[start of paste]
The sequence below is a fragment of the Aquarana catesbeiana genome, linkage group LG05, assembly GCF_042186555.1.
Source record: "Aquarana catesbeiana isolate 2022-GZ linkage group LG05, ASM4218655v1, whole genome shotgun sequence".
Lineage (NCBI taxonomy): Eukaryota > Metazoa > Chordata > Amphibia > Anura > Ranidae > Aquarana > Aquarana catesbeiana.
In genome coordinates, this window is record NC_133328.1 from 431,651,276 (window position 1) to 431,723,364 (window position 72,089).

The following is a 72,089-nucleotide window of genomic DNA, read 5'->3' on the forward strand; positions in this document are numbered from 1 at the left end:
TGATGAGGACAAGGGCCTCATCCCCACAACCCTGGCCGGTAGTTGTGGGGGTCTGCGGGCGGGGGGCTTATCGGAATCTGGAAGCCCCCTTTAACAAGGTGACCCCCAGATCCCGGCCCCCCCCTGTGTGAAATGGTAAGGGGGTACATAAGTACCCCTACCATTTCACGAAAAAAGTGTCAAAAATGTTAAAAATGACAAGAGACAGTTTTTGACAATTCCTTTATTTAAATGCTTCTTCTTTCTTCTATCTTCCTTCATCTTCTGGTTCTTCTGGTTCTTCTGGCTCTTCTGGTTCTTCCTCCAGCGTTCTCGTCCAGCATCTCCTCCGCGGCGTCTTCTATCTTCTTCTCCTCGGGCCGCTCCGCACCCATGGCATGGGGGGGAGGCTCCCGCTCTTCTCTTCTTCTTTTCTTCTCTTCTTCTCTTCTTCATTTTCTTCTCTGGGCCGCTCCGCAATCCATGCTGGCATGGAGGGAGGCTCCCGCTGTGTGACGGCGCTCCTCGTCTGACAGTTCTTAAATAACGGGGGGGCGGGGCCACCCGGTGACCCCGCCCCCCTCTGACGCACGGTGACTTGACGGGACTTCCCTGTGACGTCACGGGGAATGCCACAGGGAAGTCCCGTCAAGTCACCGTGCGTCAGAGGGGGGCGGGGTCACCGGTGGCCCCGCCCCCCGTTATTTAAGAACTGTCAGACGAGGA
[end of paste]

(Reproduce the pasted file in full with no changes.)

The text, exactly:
The sequence below is a fragment of the Aquarana catesbeiana genome, linkage group LG05, assembly GCF_042186555.1.
Source record: "Aquarana catesbeiana isolate 2022-GZ linkage group LG05, ASM4218655v1, whole genome shotgun sequence".
Lineage (NCBI taxonomy): Eukaryota > Metazoa > Chordata > Amphibia > Anura > Ranidae > Aquarana > Aquarana catesbeiana.
In genome coordinates, this window is record NC_133328.1 from 431,651,276 (window position 1) to 431,723,364 (window position 72,089).

The following is a 72,089-nucleotide window of genomic DNA, read 5'->3' on the forward strand; positions in this document are numbered from 1 at the left end:
TGATGAGGACAAGGGCCTCATCCCCACAACCCTGGCCGGTAGTTGTGGGGGTCTGCGGGCGGGGGGCTTATCGGAATCTGGAAGCCCCCTTTAACAAGGTGACCCCCAGATCCCGGCCCCCCCCTGTGTGAAATGGTAAGGGGGTACATAAGTACCCCTACCATTTCACGAAAAAAGTGTCAAAAATGTTAAAAATGACAAGAGACAGTTTTTGACAATTCCTTTATTTAAATGCTTCTTCTTTCTTCTATCTTCCTTCATCTTCTGGTTCTTCTGGTTCTTCTGGCTCTTCTGGTTCTTCCTCCAGCGTTCTCGTCCAGCATCTCCTCCGCGGCGTCTTCTATCTTCTTCTCCTCGGGCCGCTCCGCACCCATGGCATGGGGGGGAGGCTCCCGCTCTTCTCTTCTTCTTTTCTTCTCTTCTTCTCTTCTTCATTTTCTTCTCTGGGCCGCTCCGCAATCCATGCTGGCATGGAGGGAGGCTCCCGCTGTGTGACGGCGCTCCTCGTCTGACAGTTCTTAAATAACGGGGGGGCGGGGCCACCCGGTGACCCCGCCCCCCTCTGACGCACGGTGACTTGACGGGACTTCCCTGTGACGTCACGGGGAATGCCACAGGGAAGTCCCGTCAAGTCACCGTGCGTCAGAGGGGGGCGGGGTCACCGGTGGCCCCGCCCCCCGTTATTTAAGAACTGTCAGACGAGGA